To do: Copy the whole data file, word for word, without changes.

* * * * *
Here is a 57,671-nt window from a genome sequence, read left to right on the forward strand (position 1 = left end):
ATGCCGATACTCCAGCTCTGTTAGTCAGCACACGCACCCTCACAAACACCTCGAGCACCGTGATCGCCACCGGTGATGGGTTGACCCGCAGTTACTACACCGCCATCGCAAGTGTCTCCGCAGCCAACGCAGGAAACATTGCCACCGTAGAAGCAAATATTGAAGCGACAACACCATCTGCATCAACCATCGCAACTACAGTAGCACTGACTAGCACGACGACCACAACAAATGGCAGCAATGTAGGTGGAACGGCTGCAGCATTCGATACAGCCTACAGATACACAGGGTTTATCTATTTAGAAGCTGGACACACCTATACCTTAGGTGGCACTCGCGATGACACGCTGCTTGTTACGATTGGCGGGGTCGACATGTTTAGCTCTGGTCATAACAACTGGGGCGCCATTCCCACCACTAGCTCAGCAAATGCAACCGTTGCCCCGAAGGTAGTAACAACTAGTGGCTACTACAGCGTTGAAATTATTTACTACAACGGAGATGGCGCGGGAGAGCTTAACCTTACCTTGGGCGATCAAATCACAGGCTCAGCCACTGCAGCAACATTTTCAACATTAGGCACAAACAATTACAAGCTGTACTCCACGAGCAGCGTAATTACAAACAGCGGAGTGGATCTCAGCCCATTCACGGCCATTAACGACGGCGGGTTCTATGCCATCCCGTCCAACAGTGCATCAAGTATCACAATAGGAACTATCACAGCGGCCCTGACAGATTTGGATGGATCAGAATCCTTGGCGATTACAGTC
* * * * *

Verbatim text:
Here is a 57,671-nt window from a genome sequence, read left to right on the forward strand (position 1 = left end):
ATGCCGATACTCCAGCTCTGTTAGTCAGCACACGCACCCTCACAAACACCTCGAGCACCGTGATCGCCACCGGTGATGGGTTGACCCGCAGTTACTACACCGCCATCGCAAGTGTCTCCGCAGCCAACGCAGGAAACATTGCCACCGTAGAAGCAAATATTGAAGCGACAACACCATCTGCATCAACCATCGCAACTACAGTAGCACTGACTAGCACGACGACCACAACAAATGGCAGCAATGTAGGTGGAACGGCTGCAGCATTCGATACAGCCTACAGATACACAGGGTTTATCTATTTAGAAGCTGGACACACCTATACCTTAGGTGGCACTCGCGATGACACGCTGCTTGTTACGATTGGCGGGGTCGACATGTTTAGCTCTGGTCATAACAACTGGGGCGCCATTCCCACCACTAGCTCAGCAAATGCAACCGTTGCCCCGAAGGTAGTAACAACTAGTGGCTACTACAGCGTTGAAATTATTTACTACAACGGAGATGGCGCGGGAGAGCTTAACCTTACCTTGGGCGATCAAATCACAGGCTCAGCCACTGCAGCAACATTTTCAACATTAGGCACAAACAATTACAAGCTGTACTCCACGAGCAGCGTAATTACAAACAGCGGAGTGGATCTCAGCCCATTCACGGCCATTAACGACGGCGGGTTCTATGCCATCCCGTCCAACAGTGCATCAAGTATCACAATAGGAACTATCACAGCGGCCCTGACAGATTTGGATGGATCAGAATCCTTGGCGATTACAGTC